This is not the same as the allele for 'black body' which is sometimes seen in crosses.
In fact the locus of the wing genes is on chromosome 2, and the locus of the body colour gene is on chromosome 3.

The allele for normal wings (N) is dominant to the allele for vestigial wings (n).

So an individual fly that is homozygous for both genes would have the genotype GG NN. and a fly that is heterozygous for both genes would have the genotype gg nn.
The gap between the letters suggests the two genes are on different chromosomes.

First dihybrid cross

Parental
phenotype
Grey body,
Normal wings
× Ebony body,
Vestigial wings
Parental
genotype
GG NN gg nn
Gametes G N g n
Offspring
genotype
All Gg Nn
Offspring
phenotype
All grey body, normal wings

All the F1 have the same genotype Gg Nn. They are heterozygous, and have the same phenotype as the grey-bodied normal-winged parent.

Second dihybrid cross

If the F1 above are allowed to self-fertilise, there are a number of potential combinations because there are 4 possible genotypes for each gamete, so it is probably best to use a Punnett square to show the 16 possible offspring genotypes. The resulting phenotypes have been included beneath.

male gametes - sperms
G N G n g N g n
female
gametes
- eggs
G N GG NN
grey, normal
GG Nn
grey, normal
Gg NN
grey, normal
Gg Nn
grey, normal
G n GG Nn
grey, normal
GG nn
grey, vestigial
Gg Nn
grey, normal
Gg nn
grey, vestigial
g N Gg NN
grey, normal
Gg Nn
grey, normal
gg NN
ebony, normal
gg Nn
ebony, normal
g n Gg Nn
grey, normal
Gg nn
grey, vestigial
gg Nn
ebony, normal
gg nn
ebony, vestigial

Phenotypes and ratio

9 Grey, normal wings : 3 Grey, vestigial wings : 3 Ebony, normal wings : 1 Ebony, vestigial wings

A 9:3:3:1 ratio is characteristic of a dihybrid F2 generation.


The normal dominant:recessive phenotype ratio is retained for each gene: 12 grey:4 ebony and 12 normal wings: 4 vestigial wings both equate to 3:1. This underlines the independence of assortment of the alleles of these genes.

Another dihybrid cross

Vestigial-winged flies, heterozygous for grey body colour, were crossed with ebony-bodied flies, heterozygous for normal wings.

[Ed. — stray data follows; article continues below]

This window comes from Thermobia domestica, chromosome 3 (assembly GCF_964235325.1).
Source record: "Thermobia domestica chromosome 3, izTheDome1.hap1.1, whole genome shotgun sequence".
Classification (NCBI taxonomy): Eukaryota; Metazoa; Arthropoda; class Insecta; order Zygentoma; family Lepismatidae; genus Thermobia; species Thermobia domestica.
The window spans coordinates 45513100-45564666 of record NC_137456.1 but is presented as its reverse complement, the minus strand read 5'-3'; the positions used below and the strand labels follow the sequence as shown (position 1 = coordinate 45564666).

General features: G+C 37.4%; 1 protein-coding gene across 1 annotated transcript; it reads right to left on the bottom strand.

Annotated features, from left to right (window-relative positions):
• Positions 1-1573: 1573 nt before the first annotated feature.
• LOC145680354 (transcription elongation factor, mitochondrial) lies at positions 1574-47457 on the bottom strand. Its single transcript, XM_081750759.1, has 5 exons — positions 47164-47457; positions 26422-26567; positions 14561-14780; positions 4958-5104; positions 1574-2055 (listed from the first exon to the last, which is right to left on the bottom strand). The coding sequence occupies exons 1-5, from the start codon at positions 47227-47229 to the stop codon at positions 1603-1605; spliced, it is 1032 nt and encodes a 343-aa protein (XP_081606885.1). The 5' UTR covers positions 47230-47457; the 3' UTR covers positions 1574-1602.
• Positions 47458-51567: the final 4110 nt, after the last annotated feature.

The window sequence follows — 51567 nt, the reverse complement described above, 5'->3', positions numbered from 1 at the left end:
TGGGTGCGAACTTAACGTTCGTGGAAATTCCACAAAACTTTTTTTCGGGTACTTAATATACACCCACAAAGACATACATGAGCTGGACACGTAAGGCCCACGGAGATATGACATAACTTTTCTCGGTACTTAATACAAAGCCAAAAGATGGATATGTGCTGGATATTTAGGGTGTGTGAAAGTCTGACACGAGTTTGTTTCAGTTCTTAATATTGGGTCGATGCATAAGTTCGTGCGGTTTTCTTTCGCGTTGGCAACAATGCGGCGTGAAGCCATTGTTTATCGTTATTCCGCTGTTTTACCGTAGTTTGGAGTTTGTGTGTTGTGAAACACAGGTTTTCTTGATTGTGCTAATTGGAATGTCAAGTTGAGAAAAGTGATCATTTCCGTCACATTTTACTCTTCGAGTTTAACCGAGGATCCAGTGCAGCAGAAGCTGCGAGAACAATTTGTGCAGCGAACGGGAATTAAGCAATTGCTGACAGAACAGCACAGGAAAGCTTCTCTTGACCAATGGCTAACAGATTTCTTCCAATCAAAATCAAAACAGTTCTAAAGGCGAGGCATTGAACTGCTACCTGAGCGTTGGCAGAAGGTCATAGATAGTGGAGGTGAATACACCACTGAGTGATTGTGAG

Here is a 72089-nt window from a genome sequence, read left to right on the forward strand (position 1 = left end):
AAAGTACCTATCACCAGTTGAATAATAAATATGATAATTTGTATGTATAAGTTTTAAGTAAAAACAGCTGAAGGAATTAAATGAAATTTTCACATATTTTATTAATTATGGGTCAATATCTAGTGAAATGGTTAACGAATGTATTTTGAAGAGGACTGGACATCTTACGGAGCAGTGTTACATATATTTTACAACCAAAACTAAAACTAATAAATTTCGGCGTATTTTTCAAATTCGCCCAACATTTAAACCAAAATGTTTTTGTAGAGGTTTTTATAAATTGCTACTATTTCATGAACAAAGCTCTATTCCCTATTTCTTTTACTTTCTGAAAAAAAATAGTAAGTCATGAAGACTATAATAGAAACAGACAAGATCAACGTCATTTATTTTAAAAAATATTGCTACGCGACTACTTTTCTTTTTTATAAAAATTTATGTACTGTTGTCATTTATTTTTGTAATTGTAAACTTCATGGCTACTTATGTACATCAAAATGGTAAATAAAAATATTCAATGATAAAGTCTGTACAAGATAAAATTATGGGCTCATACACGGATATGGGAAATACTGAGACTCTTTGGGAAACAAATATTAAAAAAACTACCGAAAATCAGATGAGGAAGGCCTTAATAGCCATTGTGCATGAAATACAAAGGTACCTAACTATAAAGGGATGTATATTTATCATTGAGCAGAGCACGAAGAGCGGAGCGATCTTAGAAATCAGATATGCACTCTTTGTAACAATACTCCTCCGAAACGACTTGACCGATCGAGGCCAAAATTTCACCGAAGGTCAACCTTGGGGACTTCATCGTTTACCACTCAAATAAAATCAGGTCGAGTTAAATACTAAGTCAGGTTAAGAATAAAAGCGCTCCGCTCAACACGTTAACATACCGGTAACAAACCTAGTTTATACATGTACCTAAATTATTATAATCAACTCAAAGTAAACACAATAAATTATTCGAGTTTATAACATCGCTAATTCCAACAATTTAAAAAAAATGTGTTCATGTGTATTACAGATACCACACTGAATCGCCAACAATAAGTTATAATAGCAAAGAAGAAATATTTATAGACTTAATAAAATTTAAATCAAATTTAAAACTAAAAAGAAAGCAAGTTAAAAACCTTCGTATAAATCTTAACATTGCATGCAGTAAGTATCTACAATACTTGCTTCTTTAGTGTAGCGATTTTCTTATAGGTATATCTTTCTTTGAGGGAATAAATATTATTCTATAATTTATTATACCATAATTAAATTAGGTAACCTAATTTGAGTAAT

This is a little easier to display as each parent has a double recessive gene in its genotype, reducing the number of possibilities in the gametes.



Or as a Punnett square

g N g n
G n Gg Nn
Grey, normal
G g n n
Grey, vestigial
g n gg Nn
Ebony, normal
gg nn
Ebony, vestigial
Parental
phenotype
Grey body,
Vestigial wings
× Ebony body,
normal wings
Parental
genotype
Gg nn gg Nn
Gametes G n & g n g N & g n
Offspring
genotype
Gg Nn Gg nn gg Nn gg nn
Offspring
phenotype
Grey,
normal
Grey,
vestigial
Ebony,
normal
Ebony,
vestigial
Ratio 1  : 1  : 1  : 1

A 1:1:1:1 ratio is characteristic result of a cross between an individual, heterozygous for one allele and homozygous for the other recessive allele, and another individual heterozygous for the second allele and homozygous for the other recessive allele.

This is effectively the equivalent of a dihybrid test cross.


An example of this cross has been given a chi-squared treatment below.

More of Mendel's work: dihybrids

In a continuation of his work above, Mendel chose to investigate the inheritance of genes in pairs.
He crossed a pea plant that was homozygous and dominant for round (RR), yellow (YY) seeds with a pea plant that was homozygous and recessive for wrinkled (rr), green (yy) seeds, as represented by the following notation:
RR YY × rr yy

First dihybrid cross

Parental
phenotype
Round,
Yellow
× Wrinkled,
Green
Parental
genotype
RR YY rr yy
Gametes R Y r y
Offspring
genotype
All RrYy
Offspring
phenotype
All round, yellow

The F1 generation were all heterozygous plants with round, yellow seeds and the genotype Rr Yy.

This was as expected, since round seeds had been found to be dominant to wrinkled seeds, and yellow seed colour had been found to be dominant to green.

Allowing the F1 to self-pollinate gave the following results in the F2.

male gametes - pollen
R Y R y r Y r y
female
gametes
- ovules
R Y RR YY
round, yellow
RR Yy
round, yellow
Rr YY
round, yellow
Rr Yy
round, yellow
R y RR Yy
round, yellow
RR yy
round, green
Rr Yy
round, yellow
Rr yy
round, green
r Y Rr YY
round, yellow
Rr Yy
round, yellow
rr YY
wrinkled, yellow
rr Yy
wrinkled, yellow
r y Rr Yy
round, yellow
Rr yy
round, green
rr Yy
wrinkled, yellow
rr yy
wrinkled, green

In fact, these genes for seed shape and colour are now known to be on different chromosomes (peas have 7 pairs of chromosomes) so there was no linkage between them.

Phenotypes and ratio